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United States v. Arvizu - 534 U.S. 266, 122 S. Ct. 744 (2002)

Rule:

Reviewing courts making reasonable-suspicion determinations involving investigatory stops must look at the totality of the circumstances of each case to see whether the detaining officer has a particularized and objective basis for suspecting legal wrongdoing. This process allows officers to draw on their own experience and specialized training to make inferences from and deductions about the cumulative information available to them that might well elude an untrained person. Although an officer's reliance on a mere hunch is insufficient to justify a stop, the likelihood of criminal activity need not rise to the level required for probable cause, and it falls considerably short of satisfying a preponderance of the evidence standard. 

Facts:

Defendant, traveling with a woman and children in a minivan, was stopped by an agent on an unpaved and rarely travelled road near the United States border which was commonly used by smugglers to avoid a border patrol checkpoint. The agent determined that the unusual behavior of the occupants justified an investigatory stop, during which the agent discovered a substantial amount of drugs. The appellate court found that certain of the suspicious circumstances, evaluated in isolation, were susceptible to innocent explanations and thus insufficient to support a finding of reasonable suspicion of criminal activity to justify the investigatory stop.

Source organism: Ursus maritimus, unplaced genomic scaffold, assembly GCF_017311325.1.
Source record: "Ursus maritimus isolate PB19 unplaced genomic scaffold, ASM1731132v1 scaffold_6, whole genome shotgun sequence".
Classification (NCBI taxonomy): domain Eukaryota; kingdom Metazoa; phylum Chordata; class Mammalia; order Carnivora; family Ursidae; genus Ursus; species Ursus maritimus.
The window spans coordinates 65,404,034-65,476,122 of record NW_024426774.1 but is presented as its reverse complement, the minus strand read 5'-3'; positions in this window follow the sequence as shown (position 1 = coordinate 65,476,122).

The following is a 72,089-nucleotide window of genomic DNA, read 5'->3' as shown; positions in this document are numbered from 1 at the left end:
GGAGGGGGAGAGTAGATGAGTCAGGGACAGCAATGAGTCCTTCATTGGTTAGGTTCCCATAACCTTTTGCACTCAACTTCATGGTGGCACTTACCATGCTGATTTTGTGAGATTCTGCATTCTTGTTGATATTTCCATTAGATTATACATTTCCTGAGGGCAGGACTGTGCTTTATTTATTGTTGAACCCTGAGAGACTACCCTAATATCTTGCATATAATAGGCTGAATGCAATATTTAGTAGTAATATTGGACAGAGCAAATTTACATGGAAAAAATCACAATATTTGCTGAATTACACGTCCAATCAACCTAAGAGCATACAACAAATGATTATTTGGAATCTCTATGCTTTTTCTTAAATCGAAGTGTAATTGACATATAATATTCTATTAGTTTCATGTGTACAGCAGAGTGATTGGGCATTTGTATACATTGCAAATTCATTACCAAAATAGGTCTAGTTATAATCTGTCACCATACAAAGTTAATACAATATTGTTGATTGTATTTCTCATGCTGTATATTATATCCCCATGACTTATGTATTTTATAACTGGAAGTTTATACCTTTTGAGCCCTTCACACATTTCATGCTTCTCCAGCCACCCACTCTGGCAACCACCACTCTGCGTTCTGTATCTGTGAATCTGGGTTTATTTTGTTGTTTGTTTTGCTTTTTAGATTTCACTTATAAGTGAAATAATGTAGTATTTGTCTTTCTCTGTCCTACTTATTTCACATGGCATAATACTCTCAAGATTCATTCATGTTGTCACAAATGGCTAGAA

Issue:

Did the Federal border patrol agent have reasonable grounds to believe that defendant was engaged in an illegal activity?

Answer:

Yes

Conclusion:

The United States Supreme Court held, however, that suppression of the drug evidence was not required, since the totality of the circumstances warranted the stop for further investigation of defendant's vehicle, regardless of whether the facts taken in isolation appeared innocent. It was reasonable for the agent to make common sense inferences from his observations and his experience that defendant was attempting to avoid the checkpoint, rather than taking his family on a recreational outing.

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